On his eponymous blog Bill Degenero describes the advantages of using whole texts rather than readers in FYC (and other undergraduate) classes, seeing a deeper level of engagement in his students that results in/is the product of fruitful discussion and more thoughtful writing (but don't trust my summary--read his post for yourself!). Book orders are due soon at my CC, so it's a timely post that raises some important questions.
For a variety of reasons (economic as well as pedagogic) I've pretty much thrown away the idea of using FYC readers. I'm drawn to the idea of giving my students a deeper exposure to subjects than they get from the sources they typically find for "research assignments" (whatever form they take). I've tried to do this with theme-based classes, using both related readings and, usually, a book-length text as well, but student reaction was ambivalent, mostly due to boredom/exhaustion with the theme I selected (I've tried food, technology, and education). Bill's post makes me wonder about the possibility of using, rather than one theme, several book-length texts to give some variety of subject matter, which was, if I remember correctly, John Lovas's approach. (Of course, the issue arises of how much to expect freshman students to read...)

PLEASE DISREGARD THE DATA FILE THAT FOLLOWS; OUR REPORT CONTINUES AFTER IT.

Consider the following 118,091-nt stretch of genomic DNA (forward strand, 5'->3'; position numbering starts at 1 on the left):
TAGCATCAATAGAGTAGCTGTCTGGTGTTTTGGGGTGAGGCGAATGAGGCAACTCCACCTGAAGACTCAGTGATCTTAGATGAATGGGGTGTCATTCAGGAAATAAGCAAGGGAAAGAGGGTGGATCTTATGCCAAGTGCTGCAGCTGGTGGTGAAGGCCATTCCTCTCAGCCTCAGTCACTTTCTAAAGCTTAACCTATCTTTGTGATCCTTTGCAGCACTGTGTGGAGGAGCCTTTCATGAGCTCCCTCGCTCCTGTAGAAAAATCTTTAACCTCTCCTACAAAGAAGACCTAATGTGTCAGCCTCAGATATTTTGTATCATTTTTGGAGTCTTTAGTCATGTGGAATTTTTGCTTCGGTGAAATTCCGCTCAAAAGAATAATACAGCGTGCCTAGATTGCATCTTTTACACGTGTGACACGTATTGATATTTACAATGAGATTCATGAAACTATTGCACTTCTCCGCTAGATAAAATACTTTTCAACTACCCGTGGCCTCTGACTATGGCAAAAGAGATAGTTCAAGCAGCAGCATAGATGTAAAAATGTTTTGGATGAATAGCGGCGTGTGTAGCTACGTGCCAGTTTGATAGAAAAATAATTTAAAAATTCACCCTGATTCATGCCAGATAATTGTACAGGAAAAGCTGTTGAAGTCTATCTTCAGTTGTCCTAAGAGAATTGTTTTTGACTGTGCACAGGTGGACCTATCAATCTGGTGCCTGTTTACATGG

Possible nonfiction texts. Bill's students have been reading Paul Loeb's book The Soul of a Citizen. I've used John McPhee's Oranges, Bill McKibben's Enough: Staying Human in an Engineered Age, and Steven Johnson's Ghost Map. Other possibilities I've considered: Michael Pollan's Omnivore's Dilemma and Thomas Friedman's Hot, Flat, and Crowded, though these may be too long. Any other suggestions, or suggestions for selection criteria??